This arrangement of buttons have a particular effect, as is consistent with epinephrine.  However, Dopamine, which is a precursor to epinephrine, has a structure similar, but not the same as epinephrine.  At low doses it acts on the same buttons (a1, a2 ,b1).  However, when the dose of dopamine is increased it begins to push a different set of buttons (a2, b1, b2).  Now instead of increasing the blood pressure, it begins to open up blood flow in regions consistent with a parasympathetic circuit, leading to decreased pressure and relaxing the bladder.  Such actions are common for many drugs, in that a change of dosing can have a significant change in effect.  This point helps people suffering from asthma may find some medicines are contraindicated for heart problems.  Beta 2 buttons open the airway, but beta 1 medicines cause hypertension and tend toward bronchioconstriction.

Now considering this sympathetic and parasympathetic matter, there seems to be an emotional interplay with pupil dilatation. When on is in love (infatuation), and the pupil dilates as when the sympathetic system kicks in.  The mouth gets dry, the hands sweat and the heart races.  This tells you that the pupil response is somehow tied directly into the limbic system,  or the emotional brain. Now if emotions seemed to fluctuate based on interest, it would be reasonable to assume that the expressions of the sympathetic system would follow.  In the following article I believe one may assume that decisions based solely on emotions would lead to a naive and loosely dedicated commitment to matters of interest.  What one would expect to see in a “naive audience” would be a highly reactive attention with a significant variability in the course of a discussion of a valued topic.

Read the following article and see if you would agree.


Pupil size shows reliability of decisions

Press release from PLOS Computational Biology

The precision with which people make decisions can be predicted by measuring pupil size before they are presented with any information about the decision, according to a new study published in PLOS Computational Biology this week.

The study, conducted by Peter Murphy and colleagues at Leiden University, showed that spontaneous, moment-to-moment fluctuations in pupil size predicted how a selection of participants varied in their successful decision making. A larger pupil size indicated poorer upcoming task performance, due to more variability in the decisions made once the relevant information was presented. The authors also found that certain individuals who had the largest pupils overall also tended to be the least consistent in their decisions.

The results were obtained by measuring pupil size before each segment of the task began and monitoring each participant’s subsequent performance in deciding which direction a cloud of dots was moving in. These results were then combined with a simple mathematical model that described how people make decisions.

These findings reveal that a person’s state of responsiveness, as measured by pupil size, is a key determinant of the variability of the decisions they make about the world around them.When hyper-responsive, our decision making appears to be less reliable and will more likely lead to undesirable outcomes. Critically, the findings also open up areas for future research aimed at improving the precision with which we make decisions, to help us achieve better outcomes from the choices that we make.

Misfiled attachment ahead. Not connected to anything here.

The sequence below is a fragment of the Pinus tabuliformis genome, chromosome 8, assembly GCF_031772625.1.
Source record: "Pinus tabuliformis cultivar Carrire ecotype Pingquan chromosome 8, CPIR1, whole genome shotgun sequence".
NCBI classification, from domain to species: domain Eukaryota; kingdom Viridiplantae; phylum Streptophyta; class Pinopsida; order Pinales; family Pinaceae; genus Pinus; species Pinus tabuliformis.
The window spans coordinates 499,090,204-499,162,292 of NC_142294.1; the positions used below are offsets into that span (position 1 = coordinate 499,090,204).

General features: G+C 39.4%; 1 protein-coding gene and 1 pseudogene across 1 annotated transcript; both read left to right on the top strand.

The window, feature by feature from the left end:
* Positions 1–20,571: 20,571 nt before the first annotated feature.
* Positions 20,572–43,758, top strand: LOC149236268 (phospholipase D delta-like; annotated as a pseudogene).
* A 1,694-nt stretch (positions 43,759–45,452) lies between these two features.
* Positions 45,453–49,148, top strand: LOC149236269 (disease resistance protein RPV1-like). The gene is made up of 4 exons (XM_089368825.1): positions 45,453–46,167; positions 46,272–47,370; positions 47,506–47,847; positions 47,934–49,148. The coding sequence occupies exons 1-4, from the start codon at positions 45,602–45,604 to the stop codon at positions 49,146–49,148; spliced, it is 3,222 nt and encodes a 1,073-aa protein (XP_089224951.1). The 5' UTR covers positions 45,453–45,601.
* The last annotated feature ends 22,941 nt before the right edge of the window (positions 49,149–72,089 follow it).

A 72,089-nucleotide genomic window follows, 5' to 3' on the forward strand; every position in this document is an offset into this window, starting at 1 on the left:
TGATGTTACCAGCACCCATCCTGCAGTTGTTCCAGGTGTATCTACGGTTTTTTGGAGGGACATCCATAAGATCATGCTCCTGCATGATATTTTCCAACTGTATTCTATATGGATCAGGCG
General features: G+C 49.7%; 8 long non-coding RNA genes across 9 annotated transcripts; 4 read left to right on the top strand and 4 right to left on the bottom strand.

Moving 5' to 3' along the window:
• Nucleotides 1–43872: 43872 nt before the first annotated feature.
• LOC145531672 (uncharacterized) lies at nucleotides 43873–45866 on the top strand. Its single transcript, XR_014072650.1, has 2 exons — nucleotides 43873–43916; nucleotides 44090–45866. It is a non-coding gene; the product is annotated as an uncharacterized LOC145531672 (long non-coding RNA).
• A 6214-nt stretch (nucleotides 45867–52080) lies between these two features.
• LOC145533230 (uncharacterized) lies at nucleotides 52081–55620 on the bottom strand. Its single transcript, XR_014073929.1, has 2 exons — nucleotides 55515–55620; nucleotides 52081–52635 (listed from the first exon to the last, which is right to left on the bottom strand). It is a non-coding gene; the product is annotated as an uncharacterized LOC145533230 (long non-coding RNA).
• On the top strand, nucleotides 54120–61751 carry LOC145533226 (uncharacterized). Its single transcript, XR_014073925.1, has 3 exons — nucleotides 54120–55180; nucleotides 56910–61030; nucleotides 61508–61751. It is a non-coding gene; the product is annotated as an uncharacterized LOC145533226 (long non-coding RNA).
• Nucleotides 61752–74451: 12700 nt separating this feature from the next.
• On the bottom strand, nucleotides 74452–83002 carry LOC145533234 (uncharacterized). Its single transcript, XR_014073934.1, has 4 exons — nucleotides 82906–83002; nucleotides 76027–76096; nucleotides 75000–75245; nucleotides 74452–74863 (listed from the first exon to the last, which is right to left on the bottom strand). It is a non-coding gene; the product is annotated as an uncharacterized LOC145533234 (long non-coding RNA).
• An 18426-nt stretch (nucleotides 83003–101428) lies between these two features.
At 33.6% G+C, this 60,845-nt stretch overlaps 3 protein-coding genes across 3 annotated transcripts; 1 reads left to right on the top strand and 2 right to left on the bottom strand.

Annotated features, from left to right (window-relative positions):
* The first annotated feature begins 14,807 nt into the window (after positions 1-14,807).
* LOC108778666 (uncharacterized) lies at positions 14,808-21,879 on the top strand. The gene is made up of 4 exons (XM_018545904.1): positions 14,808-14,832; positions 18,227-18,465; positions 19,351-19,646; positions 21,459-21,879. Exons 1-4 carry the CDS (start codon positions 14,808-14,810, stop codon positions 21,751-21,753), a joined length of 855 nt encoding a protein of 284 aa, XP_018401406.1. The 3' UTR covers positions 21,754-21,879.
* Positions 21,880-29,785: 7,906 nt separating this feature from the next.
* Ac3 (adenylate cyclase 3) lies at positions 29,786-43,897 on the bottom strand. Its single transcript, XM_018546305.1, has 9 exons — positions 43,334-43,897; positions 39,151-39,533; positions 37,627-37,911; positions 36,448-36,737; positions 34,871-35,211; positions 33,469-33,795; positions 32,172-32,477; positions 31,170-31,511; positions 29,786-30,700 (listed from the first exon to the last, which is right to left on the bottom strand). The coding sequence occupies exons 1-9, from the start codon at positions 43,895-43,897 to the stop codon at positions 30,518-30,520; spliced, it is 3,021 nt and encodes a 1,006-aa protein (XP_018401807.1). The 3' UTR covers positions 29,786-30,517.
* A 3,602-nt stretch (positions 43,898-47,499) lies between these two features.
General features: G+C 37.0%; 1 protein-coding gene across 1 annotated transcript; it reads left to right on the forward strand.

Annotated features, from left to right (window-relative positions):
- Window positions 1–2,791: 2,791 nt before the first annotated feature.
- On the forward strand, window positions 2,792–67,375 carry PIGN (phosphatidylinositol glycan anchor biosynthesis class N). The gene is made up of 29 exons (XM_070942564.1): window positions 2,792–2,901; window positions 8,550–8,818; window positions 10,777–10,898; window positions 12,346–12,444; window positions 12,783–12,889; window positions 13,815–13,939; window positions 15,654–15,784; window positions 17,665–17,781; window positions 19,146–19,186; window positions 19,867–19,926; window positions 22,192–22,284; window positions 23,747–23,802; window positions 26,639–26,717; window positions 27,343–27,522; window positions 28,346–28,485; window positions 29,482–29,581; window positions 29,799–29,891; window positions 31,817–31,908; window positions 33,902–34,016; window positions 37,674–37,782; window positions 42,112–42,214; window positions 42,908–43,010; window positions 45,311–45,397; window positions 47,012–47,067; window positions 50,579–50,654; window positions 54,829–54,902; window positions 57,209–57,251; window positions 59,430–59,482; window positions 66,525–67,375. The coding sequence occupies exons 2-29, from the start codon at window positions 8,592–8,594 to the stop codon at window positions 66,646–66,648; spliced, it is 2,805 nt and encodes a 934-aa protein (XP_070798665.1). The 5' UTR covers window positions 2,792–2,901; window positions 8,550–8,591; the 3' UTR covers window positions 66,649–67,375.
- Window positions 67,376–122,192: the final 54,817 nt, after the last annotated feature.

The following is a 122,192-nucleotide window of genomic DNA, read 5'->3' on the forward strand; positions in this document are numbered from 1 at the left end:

The results were obtained by measuring the pupil size of 26 volunteers as they performed a visual choice-based task designed to mimic the kinds of challenging perceptual decisions that are frequently encountered in everyday life. Pupil size gives a good indication of how responsive a person is at any given moment, with larger pupils correlating with increased responsiveness, though little was previously understood about how pupil size might relate to our ability to make reliable perceptual judgements.

Dr Murphy comments, “we are constantly required to make decisions about the world we live in. Researchers have long known that the accuracy and reliability of such everyday decision making can be tremendously variable for different people at different times, but we understand quite little about where this variability comes from. In this study, we show that how precise and reliable a person is in making a straightforward decision about motion can be predicted by simply measuring their pupil size. This finding suggests that the reliability with which an individual will make an upcoming decision is at least partly determined by pupil-linked ‘arousal’ or alertness, and furthermore, can potentially be deciphered on the fly. This new information could prove valuable for future research aimed at enhancing the precision of decision making in real time.”

All works published in PLOS Computational Biology are open access, which means that everything is immediately and freely available. Use this URL in your coverage to provide readers access to the paper upon publication: http://www.ploscompbiol.org/article/info:doi/pcbi.1003854

Press-only preview: http://www.plos.org/wp-content/uploads/2014/09/plcb-10-09-Murphy.pdf 

 
Contact Details:

Dr Peter Murphy

Email: murphyp7@tcd.ie;p.murphy@fsw.leidenuniv.nl

Phone: (071) – 527 3874